Dehydrated skin can be a bit more tricky to manage because it can feel like it’s constantly showing up to kill the party. Skin that is dehydrated needs lot of care and water much like your sad hungover roommate. Product wise you’ll want to focus on anything that has a ton of hydrating ingredients – those humectants and emollients. Hyaluronic acid, facial spray and sheet masks are your new best friends. I have very dehydrated skin and tend to stay away from oil heavy products so I can focus on water-rich hydrating ingredients. Treatment-wise, gentle exfoliation and masking are a golden duo. I do sheet masks at least once a week, sleeping mask every night and my esthetician likes to use hydrating molding masks on me.

TLDR? Dry skin should be treated like you’re an Italian chef, soaking everything in delicious plant-based oils. Dehydrated skin should be treated the exact opposite of that succulent house plant you have – water as much as possible. Skincare is so much more simple when put into food and plant terms, right?

5 thoughts on “Dry vs. Dehydrated Skin

  1. Chris says:

    Interesting that you should recommend staying away from oils for dehydrated skin. I definitely had it as well, especially some major recurring peeling/cracking on the sides of my nose and just above my eyebrows.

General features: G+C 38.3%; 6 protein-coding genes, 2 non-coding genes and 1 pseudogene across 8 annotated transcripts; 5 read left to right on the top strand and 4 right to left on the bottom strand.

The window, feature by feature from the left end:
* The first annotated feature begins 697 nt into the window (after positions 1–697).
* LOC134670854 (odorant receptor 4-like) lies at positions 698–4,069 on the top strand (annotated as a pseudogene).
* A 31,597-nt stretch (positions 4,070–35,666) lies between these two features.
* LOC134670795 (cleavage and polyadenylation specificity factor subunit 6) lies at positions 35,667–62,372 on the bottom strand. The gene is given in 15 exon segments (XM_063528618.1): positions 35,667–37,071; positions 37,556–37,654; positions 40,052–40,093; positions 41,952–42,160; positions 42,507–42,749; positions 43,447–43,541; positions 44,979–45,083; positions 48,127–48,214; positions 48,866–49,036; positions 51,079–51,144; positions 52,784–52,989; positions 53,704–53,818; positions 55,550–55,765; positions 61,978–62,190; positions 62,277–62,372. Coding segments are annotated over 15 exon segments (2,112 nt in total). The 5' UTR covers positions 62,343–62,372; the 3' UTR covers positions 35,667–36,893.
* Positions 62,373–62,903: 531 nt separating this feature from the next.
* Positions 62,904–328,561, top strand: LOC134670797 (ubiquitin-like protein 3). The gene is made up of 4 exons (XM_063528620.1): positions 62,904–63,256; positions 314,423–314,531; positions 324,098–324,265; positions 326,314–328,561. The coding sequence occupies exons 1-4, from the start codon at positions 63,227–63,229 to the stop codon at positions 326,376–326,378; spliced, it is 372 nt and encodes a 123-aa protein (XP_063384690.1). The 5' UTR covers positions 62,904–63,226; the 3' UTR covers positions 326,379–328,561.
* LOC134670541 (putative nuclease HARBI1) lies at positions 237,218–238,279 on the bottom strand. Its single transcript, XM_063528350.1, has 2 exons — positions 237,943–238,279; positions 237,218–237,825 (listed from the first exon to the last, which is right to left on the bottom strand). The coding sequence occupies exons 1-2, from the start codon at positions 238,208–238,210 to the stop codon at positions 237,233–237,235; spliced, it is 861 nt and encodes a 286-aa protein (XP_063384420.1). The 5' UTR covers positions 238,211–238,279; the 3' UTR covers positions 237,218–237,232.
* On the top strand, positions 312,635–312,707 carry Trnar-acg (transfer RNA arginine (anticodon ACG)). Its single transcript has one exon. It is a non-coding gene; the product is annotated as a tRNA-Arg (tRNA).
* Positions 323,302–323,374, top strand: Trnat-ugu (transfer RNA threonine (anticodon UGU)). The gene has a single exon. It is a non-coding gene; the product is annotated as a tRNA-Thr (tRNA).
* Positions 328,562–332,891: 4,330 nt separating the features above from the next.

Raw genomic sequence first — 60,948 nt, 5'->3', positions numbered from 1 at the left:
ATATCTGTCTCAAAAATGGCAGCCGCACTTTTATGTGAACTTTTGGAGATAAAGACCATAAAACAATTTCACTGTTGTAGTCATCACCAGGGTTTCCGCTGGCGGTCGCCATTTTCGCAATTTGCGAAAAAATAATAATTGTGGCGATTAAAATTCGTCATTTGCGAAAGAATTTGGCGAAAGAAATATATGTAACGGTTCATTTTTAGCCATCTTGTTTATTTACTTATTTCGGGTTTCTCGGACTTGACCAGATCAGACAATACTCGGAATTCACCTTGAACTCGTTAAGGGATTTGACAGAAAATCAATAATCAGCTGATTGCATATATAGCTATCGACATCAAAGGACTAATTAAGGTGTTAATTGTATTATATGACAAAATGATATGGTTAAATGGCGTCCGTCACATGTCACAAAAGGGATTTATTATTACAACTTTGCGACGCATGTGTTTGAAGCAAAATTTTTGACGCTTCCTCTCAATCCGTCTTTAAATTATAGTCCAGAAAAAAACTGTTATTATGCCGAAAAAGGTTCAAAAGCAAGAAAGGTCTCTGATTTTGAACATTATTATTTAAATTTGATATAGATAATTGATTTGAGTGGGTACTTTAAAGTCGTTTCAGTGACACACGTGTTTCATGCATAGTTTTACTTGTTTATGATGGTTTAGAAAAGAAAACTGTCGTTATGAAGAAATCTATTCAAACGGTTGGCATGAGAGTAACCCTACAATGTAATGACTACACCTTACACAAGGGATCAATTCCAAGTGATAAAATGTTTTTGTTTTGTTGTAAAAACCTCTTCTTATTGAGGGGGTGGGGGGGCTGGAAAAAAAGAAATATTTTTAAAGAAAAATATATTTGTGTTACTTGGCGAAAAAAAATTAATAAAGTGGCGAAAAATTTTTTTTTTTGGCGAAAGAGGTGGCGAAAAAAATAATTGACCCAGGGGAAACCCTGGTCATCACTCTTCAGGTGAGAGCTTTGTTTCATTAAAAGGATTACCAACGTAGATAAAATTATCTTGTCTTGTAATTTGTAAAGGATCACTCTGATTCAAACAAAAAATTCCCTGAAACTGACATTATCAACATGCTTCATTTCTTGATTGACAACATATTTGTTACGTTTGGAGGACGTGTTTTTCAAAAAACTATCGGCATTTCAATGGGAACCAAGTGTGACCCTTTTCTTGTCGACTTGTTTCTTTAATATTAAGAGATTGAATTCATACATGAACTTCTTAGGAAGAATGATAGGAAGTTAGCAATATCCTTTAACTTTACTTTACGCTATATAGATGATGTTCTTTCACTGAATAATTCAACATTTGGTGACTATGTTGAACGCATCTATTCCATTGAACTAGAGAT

The best results I got so far, amazing actually after all the moisturizers and I tried, were with rose hip seed oil. It filled in and plumped up my fine lines and almost totally eliminated that persistent dryness that I would still be fighting after leaving on 3 layers of moisturizer and/or moisturizer plus jojoba oil as a final layer. I saw these major results after applying the rose hip seed oil just once!

    I also usually put the oil on over The Ordinary’s NMF moisturizer for added benefits.

    As you know though, everyone’s skin might react differently, but I don’t think you should discount oils so quickly.

    Liked by 1 person

  2. Paige DeGarmo says:

    Hi Chris,

    Of course, everyone’s skin is different and I’m glad you found a solution for yourself! The peeling/cracking you mentioned is a definite sign of dryness and not dehydration. This post was meant to compare dry and dehydration in the context of esthetics where the definitions are that dry is a lack of oil and dehydrated is a lack of water. I will have to give oils a try myself.